A third of tropical African plants are on the verge of extinction. This was reported by the Air Force Africa with reference to a new study by the French National Institute for Sustainable Development.
Most of West Africa, Ethiopia, and parts of Tanzania and the Democratic Republic of the Congo are the most affected regions that can lose more than 40% of their natural wealth, according to a study published in the journal Science Advances.
The risk group also includes various types of trees, shrubs, grasses and tree vines. Scientists believe that the main threats to the region’s plant diversity are deforestation, population growth, and climate change.
“Biological diversity brings countless benefits to people, and loss of diversity threatens our future,” said lead researcher Thomas Couvreur of the French National Institute for Sustainable Development.
Loss of biodiversity will be especially problematic in tropical Africa, “a region of incredible diversity, but with serious social and political problems and the expected rapid population growth over the next decades,” he added.
The results of the study were based on a revised method for assessing the risk of extinction. To date, extinction risks have been estimated for almost nine out of 10 mammals and two-thirds of birds, but for less than 8% of vascular plants (flowering plants and most other plants except mosses and algae).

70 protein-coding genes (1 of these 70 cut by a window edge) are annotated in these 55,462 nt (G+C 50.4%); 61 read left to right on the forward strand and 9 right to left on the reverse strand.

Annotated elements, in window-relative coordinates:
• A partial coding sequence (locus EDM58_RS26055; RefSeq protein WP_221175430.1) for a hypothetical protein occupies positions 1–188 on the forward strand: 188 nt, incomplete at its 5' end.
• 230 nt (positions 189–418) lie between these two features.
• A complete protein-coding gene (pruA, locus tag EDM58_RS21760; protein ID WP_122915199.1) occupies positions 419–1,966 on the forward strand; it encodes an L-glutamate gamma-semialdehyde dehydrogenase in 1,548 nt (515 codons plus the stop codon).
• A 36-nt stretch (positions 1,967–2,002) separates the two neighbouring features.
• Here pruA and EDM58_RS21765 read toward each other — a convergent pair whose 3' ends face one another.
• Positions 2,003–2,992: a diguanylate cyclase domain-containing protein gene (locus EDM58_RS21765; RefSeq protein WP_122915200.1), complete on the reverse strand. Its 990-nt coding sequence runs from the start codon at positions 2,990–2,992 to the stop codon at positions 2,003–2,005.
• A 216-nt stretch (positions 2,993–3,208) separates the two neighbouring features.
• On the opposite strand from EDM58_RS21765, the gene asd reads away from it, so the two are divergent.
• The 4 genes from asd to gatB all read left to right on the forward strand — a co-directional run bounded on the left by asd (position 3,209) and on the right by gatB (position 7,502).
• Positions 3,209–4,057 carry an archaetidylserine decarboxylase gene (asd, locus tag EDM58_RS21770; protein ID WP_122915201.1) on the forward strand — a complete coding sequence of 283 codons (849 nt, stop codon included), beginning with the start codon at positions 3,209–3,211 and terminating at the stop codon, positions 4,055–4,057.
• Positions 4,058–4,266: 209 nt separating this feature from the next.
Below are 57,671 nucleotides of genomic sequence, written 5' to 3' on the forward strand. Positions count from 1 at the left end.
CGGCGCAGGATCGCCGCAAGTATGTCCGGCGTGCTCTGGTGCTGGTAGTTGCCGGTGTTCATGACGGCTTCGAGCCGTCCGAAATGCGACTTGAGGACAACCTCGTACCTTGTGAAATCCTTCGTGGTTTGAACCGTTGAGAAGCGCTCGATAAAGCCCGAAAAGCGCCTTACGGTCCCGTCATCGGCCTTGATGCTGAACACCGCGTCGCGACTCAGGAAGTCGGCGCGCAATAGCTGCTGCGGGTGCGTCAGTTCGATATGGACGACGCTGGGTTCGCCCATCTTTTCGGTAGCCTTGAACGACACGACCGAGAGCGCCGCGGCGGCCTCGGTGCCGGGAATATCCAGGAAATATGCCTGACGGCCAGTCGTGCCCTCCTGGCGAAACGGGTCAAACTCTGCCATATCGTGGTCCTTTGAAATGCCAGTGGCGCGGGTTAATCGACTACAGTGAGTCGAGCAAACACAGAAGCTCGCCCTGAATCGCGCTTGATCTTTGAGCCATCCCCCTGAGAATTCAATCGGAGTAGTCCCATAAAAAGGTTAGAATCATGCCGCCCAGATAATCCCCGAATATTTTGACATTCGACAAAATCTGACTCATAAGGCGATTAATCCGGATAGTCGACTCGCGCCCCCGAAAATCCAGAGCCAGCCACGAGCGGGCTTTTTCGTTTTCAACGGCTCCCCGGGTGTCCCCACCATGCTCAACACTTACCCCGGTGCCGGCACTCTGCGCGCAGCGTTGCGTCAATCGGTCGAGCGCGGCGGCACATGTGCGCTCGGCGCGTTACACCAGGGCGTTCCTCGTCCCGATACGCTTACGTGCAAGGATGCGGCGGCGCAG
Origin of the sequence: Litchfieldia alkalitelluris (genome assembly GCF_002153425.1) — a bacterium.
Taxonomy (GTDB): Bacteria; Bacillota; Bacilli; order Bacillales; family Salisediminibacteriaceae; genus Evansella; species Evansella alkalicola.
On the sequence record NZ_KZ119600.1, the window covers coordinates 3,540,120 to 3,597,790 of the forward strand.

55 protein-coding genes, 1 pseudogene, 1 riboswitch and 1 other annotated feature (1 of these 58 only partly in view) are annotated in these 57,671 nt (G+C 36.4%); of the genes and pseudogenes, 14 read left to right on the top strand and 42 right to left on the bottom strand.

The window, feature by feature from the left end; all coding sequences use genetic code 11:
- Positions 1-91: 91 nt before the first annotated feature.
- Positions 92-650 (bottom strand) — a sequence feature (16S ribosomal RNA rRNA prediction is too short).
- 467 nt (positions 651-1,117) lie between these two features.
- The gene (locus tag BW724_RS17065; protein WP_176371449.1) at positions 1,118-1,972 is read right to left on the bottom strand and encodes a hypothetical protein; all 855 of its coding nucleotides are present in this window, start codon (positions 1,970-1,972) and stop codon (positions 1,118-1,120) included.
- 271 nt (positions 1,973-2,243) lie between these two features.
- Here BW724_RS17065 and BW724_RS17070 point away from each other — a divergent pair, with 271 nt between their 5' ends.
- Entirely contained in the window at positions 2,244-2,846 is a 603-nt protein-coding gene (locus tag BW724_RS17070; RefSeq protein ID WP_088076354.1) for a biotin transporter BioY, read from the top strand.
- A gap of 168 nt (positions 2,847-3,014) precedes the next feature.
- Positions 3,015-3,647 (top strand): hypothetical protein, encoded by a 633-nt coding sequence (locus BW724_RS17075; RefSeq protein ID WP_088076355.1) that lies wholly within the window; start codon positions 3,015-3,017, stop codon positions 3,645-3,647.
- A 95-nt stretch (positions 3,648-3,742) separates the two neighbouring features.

To determine their status, the researchers used a similar, but faster method for assessing the likely risk of extinction, as a result of which more than 20,000 plant species were examined.
Researchers found that 33% of the species are potentially endangered, and another third of the species have been recognized as rare and prone to become endangered in the near future.
According to them, this problem is mainly related to human activities, such as changes in land use that cause deforestation, population growth, economic development and climate change.